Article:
Jacksonville has already reported more storm surge than it's ever seen before. It is water that kills you during a hurricane. The previous record was from 1964, Hurricane Dora. So this is a very big deal.
Hold on a second. I don't know if you can hear that. It's coming from this phone. And now it's gone.
So John, let me bring you in. Flooding. If you anticipate it, it's still completely debilitating. What you are dealing with in Miami, you were supposed to be spared. And then next thing you knew, there was water everywhere.
BRENNAN: Look, the only way you can deal with storm surge is to get out before it happened. This area where I'm standing, Brickell Ave., this was in the mandatory evacuation zone. Miami-Dade officials told people to get out of here in the days before the storm, because they worried that what ended up happening would happen.
The storm surge of five feet came from over there, flooded these streets. So they wanted everyone out.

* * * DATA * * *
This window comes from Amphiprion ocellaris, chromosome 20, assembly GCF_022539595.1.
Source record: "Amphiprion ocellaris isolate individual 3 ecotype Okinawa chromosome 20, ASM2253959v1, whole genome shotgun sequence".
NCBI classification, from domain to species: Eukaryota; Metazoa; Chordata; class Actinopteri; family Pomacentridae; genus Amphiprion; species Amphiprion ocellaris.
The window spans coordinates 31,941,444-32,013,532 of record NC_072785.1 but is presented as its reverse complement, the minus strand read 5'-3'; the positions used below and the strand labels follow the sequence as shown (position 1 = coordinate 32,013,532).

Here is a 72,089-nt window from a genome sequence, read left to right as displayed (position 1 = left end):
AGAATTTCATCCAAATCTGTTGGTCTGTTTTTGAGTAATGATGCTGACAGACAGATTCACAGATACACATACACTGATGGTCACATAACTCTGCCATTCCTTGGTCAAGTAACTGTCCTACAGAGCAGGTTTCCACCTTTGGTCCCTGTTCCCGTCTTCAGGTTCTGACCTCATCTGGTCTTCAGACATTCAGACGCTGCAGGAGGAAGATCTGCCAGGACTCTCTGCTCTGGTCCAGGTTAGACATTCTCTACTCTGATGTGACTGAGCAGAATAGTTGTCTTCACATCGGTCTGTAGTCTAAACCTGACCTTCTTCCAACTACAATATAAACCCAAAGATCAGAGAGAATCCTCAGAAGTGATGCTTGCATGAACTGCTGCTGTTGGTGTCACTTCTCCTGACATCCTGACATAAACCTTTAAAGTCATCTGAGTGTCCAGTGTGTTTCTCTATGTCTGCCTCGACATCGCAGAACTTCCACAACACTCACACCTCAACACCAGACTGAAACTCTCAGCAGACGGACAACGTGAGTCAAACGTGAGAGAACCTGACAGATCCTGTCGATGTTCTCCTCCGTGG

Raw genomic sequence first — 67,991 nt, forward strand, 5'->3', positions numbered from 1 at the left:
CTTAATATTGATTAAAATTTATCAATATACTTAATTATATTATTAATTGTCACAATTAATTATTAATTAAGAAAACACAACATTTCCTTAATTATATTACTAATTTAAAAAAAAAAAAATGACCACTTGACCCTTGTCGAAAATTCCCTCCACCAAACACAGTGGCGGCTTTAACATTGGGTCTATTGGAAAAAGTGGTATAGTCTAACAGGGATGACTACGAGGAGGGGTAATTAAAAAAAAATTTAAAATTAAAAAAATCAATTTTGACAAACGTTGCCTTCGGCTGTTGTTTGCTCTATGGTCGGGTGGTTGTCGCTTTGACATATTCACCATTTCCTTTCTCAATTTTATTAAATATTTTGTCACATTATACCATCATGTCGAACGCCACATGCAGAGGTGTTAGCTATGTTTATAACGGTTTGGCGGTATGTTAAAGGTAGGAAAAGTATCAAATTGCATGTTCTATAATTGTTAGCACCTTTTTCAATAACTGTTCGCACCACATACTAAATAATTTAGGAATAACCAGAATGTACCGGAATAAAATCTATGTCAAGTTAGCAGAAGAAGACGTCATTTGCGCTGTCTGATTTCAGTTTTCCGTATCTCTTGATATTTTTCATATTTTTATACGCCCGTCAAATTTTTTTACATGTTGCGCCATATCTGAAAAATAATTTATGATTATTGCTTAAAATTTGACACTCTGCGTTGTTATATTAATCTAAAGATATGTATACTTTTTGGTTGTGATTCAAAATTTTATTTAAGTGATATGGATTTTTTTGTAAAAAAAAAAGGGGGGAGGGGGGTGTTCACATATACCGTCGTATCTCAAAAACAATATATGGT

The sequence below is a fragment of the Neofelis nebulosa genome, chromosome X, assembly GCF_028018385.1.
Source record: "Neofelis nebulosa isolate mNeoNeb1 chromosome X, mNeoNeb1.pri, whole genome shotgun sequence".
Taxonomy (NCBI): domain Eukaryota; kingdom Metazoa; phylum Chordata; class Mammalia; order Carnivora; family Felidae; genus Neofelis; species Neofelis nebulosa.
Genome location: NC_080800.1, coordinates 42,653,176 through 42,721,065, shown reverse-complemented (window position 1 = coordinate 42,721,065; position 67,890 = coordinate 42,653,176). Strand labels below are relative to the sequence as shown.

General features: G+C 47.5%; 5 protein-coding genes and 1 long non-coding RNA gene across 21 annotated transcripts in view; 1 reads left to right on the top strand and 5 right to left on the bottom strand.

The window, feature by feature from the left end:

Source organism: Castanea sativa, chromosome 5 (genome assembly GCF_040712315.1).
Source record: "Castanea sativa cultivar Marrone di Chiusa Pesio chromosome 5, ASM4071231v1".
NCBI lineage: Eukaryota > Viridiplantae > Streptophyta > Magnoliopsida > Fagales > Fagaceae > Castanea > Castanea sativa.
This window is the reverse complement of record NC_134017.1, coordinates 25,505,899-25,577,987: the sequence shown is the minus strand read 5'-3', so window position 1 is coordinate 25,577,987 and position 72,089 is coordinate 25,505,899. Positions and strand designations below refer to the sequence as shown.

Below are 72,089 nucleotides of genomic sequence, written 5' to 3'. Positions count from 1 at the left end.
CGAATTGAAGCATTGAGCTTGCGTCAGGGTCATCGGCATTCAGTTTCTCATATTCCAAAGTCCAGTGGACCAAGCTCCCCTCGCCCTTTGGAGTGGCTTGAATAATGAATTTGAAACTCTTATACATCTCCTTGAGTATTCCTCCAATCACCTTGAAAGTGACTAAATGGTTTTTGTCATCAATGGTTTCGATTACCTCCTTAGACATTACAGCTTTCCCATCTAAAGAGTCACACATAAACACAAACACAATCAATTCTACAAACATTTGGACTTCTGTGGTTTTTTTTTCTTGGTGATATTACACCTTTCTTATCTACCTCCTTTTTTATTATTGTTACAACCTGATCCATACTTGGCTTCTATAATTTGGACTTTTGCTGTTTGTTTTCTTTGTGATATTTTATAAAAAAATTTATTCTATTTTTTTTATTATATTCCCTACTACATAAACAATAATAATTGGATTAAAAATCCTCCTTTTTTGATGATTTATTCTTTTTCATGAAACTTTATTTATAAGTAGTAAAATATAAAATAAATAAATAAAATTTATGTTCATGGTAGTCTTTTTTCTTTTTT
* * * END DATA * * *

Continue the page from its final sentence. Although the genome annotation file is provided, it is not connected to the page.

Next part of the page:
We've looked in some of the building lobbies here, and you can see where the water went in on the floor. Parking garages still have a foot of water in some places. You know, there's just nothing you can do, other than get out, Chris. And I'm sure -- I'm sure Anderson, you know, was the same thing of Tampa, where they were anticipating this 10- to 15-storm surge on 700 miles of coastline, really low-lying.
COOPER: Yes, that's right. Even when it was downgraded two days ago to five to eight feet, that was going to be a lot of storm surge. Chad Myers saying this morning he believes there was about a three- foot storm surge. You know, along Tampa Bay, along that 700 miles coastline, where you have so many homes built very close to the ground, not raised up off the ground. Three feet can do a lot of damage.
So there's a lot to assess this morning. We know there's some 650,000 homes and businesses lost power in the Tampa Bay area. And I'm not just talking about Tampa itself, but the Tampa Bay area, you know, Clearwater, St. Petersburg.
I just want to show you, on the Hillsboro River, just -- you know, we've been watching that water go down. You can see now the water has come back, all of it and more. You can just judge by the wall across the way. It has not topped that wall at all, but it's definitely up several feet more than it normally would be. We're going to continue to watch that.
But I want to go back to John.